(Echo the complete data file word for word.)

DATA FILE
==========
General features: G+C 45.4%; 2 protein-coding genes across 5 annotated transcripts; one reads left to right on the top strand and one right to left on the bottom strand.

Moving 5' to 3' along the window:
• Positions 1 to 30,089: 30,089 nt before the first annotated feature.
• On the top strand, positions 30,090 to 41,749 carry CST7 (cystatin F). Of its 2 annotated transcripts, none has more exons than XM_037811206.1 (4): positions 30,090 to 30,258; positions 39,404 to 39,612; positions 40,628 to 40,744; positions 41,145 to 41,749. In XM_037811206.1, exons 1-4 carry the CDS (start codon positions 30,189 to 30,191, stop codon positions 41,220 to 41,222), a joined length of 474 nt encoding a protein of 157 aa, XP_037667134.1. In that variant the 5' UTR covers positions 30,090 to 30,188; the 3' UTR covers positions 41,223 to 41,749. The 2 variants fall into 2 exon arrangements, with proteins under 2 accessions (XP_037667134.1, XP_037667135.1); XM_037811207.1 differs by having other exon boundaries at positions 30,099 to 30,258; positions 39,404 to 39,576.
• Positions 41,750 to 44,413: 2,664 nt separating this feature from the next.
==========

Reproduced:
General features: G+C 45.4%; 2 protein-coding genes across 5 annotated transcripts; one reads left to right on the top strand and one right to left on the bottom strand.

Moving 5' to 3' along the window:
• Positions 1 to 30,089: 30,089 nt before the first annotated feature.
• On the top strand, positions 30,090 to 41,749 carry CST7 (cystatin F). Of its 2 annotated transcripts, none has more exons than XM_037811206.1 (4): positions 30,090 to 30,258; positions 39,404 to 39,612; positions 40,628 to 40,744; positions 41,145 to 41,749. In XM_037811206.1, exons 1-4 carry the CDS (start codon positions 30,189 to 30,191, stop codon positions 41,220 to 41,222), a joined length of 474 nt encoding a protein of 157 aa, XP_037667134.1. In that variant the 5' UTR covers positions 30,090 to 30,188; the 3' UTR covers positions 41,223 to 41,749. The 2 variants fall into 2 exon arrangements, with proteins under 2 accessions (XP_037667134.1, XP_037667135.1); XM_037811207.1 differs by having other exon boundaries at positions 30,099 to 30,258; positions 39,404 to 39,576.
• Positions 41,750 to 44,413: 2,664 nt separating this feature from the next.